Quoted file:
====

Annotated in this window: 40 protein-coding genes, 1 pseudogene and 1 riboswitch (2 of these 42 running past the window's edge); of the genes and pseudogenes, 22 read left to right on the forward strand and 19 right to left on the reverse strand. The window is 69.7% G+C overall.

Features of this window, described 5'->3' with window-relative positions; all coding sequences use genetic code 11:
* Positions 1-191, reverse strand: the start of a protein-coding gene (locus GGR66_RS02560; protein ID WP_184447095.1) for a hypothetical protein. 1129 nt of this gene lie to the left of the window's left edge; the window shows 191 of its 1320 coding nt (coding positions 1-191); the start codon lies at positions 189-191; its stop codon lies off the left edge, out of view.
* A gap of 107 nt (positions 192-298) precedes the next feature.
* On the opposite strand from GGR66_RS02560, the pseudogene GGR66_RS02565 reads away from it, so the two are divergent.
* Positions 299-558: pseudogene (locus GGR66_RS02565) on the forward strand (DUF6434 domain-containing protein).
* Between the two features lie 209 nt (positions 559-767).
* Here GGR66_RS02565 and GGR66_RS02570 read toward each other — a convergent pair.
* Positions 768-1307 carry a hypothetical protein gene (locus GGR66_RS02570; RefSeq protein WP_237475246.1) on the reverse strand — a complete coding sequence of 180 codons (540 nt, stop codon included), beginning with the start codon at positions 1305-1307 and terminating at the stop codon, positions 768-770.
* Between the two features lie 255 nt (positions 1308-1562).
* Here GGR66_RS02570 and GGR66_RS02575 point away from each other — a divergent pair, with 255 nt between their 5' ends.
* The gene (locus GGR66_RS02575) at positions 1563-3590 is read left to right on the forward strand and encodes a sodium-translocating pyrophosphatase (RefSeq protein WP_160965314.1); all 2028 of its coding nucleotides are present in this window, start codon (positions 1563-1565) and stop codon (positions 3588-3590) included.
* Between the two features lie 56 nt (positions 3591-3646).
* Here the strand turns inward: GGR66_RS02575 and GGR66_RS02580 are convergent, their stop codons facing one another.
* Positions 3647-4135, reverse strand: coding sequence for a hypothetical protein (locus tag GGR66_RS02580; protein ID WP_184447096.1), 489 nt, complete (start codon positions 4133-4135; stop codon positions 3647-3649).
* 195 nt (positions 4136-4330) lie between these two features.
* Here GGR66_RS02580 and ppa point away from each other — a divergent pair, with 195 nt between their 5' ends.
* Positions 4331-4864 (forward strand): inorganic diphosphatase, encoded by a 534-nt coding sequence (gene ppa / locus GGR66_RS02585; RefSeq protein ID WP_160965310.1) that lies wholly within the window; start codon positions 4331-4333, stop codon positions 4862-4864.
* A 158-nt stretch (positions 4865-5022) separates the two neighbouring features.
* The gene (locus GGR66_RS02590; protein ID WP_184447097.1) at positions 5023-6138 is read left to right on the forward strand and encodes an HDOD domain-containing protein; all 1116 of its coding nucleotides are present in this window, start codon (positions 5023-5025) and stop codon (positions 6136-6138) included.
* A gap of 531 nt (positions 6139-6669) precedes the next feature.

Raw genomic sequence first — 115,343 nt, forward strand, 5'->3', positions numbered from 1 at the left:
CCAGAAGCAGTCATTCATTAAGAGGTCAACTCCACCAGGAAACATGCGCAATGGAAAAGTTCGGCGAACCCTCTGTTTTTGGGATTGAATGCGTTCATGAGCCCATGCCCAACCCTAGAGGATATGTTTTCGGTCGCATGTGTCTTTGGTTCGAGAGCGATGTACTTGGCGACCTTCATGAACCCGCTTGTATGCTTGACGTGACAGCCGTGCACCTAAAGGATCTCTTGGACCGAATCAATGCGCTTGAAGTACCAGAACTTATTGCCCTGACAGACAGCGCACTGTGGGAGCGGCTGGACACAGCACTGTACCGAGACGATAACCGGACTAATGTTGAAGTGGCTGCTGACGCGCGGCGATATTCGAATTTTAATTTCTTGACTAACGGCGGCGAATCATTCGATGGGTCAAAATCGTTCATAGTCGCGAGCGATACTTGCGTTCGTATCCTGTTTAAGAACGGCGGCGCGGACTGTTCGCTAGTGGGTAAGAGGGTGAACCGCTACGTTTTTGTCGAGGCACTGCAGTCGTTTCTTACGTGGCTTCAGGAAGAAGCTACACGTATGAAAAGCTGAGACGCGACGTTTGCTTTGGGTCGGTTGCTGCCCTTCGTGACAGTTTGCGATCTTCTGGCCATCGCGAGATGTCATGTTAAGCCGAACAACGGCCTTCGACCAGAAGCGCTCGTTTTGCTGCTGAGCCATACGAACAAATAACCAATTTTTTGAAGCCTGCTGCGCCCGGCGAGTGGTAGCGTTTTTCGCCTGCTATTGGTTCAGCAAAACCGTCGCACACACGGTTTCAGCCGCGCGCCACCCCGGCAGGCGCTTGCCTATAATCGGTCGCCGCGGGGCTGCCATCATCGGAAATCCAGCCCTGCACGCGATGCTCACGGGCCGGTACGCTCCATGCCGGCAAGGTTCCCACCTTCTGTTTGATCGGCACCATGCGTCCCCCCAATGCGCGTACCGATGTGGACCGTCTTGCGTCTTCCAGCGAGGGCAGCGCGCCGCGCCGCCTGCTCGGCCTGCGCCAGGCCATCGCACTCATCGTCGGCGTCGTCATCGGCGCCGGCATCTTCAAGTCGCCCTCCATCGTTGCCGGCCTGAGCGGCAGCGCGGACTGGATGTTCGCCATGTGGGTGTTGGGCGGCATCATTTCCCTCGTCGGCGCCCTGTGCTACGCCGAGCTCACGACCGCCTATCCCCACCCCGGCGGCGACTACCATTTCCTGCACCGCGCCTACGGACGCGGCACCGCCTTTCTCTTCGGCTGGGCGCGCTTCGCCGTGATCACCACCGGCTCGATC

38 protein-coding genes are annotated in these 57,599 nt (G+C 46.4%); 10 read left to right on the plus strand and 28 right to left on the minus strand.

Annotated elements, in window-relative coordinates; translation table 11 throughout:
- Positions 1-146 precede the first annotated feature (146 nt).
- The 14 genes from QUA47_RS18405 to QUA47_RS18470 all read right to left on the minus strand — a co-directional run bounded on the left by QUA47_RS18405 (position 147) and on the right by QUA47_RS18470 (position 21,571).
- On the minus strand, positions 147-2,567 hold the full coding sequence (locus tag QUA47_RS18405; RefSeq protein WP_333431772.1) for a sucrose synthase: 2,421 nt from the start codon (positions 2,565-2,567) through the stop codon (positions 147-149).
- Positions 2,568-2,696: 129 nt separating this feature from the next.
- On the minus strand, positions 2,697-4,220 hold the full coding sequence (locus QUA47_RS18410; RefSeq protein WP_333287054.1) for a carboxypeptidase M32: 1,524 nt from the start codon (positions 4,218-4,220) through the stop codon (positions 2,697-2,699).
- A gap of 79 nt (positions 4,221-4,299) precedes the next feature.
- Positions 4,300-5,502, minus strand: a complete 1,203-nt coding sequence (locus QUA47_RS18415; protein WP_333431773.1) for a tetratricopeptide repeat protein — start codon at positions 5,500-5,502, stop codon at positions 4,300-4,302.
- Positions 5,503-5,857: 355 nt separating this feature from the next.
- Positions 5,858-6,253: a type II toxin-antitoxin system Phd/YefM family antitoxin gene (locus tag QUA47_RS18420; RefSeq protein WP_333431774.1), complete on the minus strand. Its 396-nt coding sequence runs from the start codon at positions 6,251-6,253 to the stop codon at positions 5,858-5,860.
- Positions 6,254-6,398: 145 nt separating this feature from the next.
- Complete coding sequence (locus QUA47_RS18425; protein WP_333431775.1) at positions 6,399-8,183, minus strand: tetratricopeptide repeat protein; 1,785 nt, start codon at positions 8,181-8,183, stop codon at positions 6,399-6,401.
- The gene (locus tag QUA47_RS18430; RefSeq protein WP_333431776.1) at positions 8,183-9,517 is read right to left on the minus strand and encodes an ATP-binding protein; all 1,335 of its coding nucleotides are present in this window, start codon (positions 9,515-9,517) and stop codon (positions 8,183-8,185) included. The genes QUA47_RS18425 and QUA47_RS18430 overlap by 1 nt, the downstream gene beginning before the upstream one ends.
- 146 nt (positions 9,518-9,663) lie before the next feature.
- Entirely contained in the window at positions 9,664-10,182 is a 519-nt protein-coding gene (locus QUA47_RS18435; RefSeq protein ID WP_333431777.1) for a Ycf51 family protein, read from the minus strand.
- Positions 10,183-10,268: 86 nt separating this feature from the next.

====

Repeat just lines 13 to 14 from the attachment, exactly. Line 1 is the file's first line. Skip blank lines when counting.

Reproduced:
* Between the two features lie 56 nt (positions 3591-3646).
* Here the strand turns inward: GGR66_RS02575 and GGR66_RS02580 are convergent, their stop codons facing one another.